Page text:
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(Last Updated On: September 26, 2020)

A member of the Taliban’s negotiating team, Khairullah Khairkhwa, said on Saturday that the main point of contention in the ongoing intra-Afghan talks in Doha was that the Afghanistan Republic was refusing to deal with the current talks in the framework of the US-Taliban agreement.

This agreement was conditions-based and was signed in Doha in February – which ultimately led to bringing the two warring sides together.

Khairkhwa said in a video recording that “real controversy is that the Afghan side is reluctant to accept that intra-Afghan talks are underway as part of a Taliban deal with the United States.”

According to Khairkhwa, the second point of contention is that Shiites say that decisions should not be based solely on Hanafi jurisprudence. The Afghan negotiating team want Hanafi, Shiite and human rights included.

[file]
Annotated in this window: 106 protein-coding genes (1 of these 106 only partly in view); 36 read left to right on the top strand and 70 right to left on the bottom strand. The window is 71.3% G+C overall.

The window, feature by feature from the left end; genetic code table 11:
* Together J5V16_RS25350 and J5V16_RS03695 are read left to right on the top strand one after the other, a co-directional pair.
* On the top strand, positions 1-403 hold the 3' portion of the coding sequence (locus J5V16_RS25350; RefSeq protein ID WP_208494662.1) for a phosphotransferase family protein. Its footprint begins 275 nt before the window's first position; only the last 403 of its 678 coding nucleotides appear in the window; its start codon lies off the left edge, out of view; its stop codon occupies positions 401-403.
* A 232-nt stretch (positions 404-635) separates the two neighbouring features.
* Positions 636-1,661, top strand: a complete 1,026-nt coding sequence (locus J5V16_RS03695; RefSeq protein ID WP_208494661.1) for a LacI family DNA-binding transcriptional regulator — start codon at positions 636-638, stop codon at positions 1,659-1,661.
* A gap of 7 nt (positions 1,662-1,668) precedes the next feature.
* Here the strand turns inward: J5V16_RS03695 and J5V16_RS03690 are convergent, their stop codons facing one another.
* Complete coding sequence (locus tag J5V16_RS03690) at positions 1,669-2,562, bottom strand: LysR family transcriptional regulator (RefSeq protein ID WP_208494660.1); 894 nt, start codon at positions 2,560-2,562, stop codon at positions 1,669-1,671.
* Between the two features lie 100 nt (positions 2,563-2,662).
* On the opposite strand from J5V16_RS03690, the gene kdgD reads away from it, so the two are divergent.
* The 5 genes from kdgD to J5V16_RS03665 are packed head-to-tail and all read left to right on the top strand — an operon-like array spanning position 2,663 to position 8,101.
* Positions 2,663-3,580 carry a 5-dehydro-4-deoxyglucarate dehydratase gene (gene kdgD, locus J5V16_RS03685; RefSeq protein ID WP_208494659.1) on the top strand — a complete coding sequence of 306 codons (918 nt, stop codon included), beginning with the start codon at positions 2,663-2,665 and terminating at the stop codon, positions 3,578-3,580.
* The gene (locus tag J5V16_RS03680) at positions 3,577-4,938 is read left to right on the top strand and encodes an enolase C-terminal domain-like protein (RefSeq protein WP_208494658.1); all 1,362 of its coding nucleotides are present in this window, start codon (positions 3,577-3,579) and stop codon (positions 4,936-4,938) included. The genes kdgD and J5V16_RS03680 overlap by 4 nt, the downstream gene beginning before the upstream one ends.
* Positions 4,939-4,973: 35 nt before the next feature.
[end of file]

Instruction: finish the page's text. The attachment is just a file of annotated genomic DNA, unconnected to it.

Hanafi is one of the four schools of thought of religious jurisprudence within Sunni Islam and makes considerable use of reason or opinion in legal decisions.

Talks started two weeks ago between the two sides which clearly appear to have reached some sort of deadlock although very few details have been released on the discussions by either side.

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Taliban record video of their checkpoint actions close to Kabul

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(Last Updated On: September 26, 2020)